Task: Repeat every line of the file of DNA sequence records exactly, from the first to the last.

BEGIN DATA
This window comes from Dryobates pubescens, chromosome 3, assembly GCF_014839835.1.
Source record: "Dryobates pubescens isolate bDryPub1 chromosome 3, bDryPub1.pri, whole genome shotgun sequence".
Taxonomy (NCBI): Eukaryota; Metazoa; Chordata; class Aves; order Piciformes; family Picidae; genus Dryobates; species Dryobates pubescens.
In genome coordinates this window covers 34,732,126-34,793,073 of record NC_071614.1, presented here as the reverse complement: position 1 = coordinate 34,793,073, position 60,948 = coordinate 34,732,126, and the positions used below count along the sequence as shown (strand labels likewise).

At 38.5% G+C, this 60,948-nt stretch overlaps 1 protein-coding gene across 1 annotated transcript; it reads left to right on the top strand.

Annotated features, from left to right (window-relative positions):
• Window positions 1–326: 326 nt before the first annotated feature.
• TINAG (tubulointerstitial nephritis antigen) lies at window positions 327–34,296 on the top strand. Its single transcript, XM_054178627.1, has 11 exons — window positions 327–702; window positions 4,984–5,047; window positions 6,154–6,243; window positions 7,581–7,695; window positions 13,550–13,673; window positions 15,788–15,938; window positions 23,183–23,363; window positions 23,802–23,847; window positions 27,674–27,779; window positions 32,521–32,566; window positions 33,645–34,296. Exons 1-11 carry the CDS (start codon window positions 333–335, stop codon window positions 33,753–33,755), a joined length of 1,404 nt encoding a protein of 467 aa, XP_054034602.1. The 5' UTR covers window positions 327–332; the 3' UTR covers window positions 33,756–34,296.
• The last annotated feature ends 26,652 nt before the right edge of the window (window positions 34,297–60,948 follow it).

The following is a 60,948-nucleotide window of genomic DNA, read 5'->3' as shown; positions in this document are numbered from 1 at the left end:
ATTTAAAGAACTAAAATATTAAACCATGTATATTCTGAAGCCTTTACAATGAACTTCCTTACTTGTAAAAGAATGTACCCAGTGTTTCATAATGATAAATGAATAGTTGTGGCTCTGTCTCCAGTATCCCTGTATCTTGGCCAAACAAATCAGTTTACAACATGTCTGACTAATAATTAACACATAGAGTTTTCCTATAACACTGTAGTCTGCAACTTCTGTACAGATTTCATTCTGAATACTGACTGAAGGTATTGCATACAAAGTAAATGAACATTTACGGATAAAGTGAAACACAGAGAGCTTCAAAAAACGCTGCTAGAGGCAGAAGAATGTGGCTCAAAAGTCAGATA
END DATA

This window comes from Dryobates pubescens, chromosome 3, assembly GCF_014839835.1.
Source record: "Dryobates pubescens isolate bDryPub1 chromosome 3, bDryPub1.pri, whole genome shotgun sequence".
Taxonomy (NCBI): Eukaryota; Metazoa; Chordata; class Aves; order Piciformes; family Picidae; genus Dryobates; species Dryobates pubescens.
In genome coordinates this window covers 34,732,126-34,793,073 of record NC_071614.1, presented here as the reverse complement: position 1 = coordinate 34,793,073, position 60,948 = coordinate 34,732,126, and the positions used below count along the sequence as shown (strand labels likewise).

At 38.5% G+C, this 60,948-nt stretch overlaps 1 protein-coding gene across 1 annotated transcript; it reads left to right on the top strand.

Annotated features, from left to right (window-relative positions):
• Window positions 1–326: 326 nt before the first annotated feature.
• TINAG (tubulointerstitial nephritis antigen) lies at window positions 327–34,296 on the top strand. Its single transcript, XM_054178627.1, has 11 exons — window positions 327–702; window positions 4,984–5,047; window positions 6,154–6,243; window positions 7,581–7,695; window positions 13,550–13,673; window positions 15,788–15,938; window positions 23,183–23,363; window positions 23,802–23,847; window positions 27,674–27,779; window positions 32,521–32,566; window positions 33,645–34,296. Exons 1-11 carry the CDS (start codon window positions 333–335, stop codon window positions 33,753–33,755), a joined length of 1,404 nt encoding a protein of 467 aa, XP_054034602.1. The 5' UTR covers window positions 327–332; the 3' UTR covers window positions 33,756–34,296.
• The last annotated feature ends 26,652 nt before the right edge of the window (window positions 34,297–60,948 follow it).

The following is a 60,948-nucleotide window of genomic DNA, read 5'->3' as shown; positions in this document are numbered from 1 at the left end:
ATTTAAAGAACTAAAATATTAAACCATGTATATTCTGAAGCCTTTACAATGAACTTCCTTACTTGTAAAAGAATGTACCCAGTGTTTCATAATGATAAATGAATAGTTGTGGCTCTGTCTCCAGTATCCCTGTATCTTGGCCAAACAAATCAGTTTACAACATGTCTGACTAATAATTAACACATAGAGTTTTCCTATAACACTGTAGTCTGCAACTTCTGTACAGATTTCATTCTGAATACTGACTGAAGGTATTGCATACAAAGTAAATGAACATTTACGGATAAAGTGAAACACAGAGAGCTTCAAAAAACGCTGCTAGAGGCAGAAGAATGTGGCTCAAAAGTCAGATA